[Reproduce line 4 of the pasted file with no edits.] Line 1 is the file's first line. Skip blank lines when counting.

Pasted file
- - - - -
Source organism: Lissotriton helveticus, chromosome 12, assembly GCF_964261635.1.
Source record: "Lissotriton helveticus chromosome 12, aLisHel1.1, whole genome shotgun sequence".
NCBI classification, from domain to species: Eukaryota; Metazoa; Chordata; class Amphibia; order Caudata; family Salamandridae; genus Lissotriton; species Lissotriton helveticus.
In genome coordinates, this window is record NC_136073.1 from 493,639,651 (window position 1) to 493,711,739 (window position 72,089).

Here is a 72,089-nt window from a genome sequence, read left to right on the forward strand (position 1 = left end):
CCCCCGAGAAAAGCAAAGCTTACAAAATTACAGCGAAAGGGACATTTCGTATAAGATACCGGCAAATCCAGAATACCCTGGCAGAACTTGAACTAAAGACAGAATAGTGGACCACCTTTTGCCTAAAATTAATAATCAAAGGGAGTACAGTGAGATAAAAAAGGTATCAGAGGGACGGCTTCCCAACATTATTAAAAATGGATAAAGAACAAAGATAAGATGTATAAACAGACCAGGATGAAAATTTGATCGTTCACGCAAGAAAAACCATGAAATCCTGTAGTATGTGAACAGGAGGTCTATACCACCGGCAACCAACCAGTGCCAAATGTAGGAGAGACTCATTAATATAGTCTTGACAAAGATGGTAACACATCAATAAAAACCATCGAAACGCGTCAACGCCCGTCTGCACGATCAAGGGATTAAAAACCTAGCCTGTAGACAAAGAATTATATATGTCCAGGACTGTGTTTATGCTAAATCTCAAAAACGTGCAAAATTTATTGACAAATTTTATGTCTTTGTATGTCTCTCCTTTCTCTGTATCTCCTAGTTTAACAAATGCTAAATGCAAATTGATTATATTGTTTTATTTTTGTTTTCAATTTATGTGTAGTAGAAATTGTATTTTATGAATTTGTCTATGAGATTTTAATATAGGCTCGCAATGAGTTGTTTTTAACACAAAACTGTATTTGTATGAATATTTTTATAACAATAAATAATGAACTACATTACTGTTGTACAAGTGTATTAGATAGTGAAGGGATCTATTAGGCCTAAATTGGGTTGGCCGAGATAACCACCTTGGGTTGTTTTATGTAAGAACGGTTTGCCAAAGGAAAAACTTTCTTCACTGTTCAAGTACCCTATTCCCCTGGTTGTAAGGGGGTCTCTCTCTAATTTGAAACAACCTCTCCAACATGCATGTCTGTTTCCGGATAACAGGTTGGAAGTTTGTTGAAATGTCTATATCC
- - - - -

In genome coordinates, this window is record NC_136073.1 from 493,639,651 (window position 1) to 493,711,739 (window position 72,089).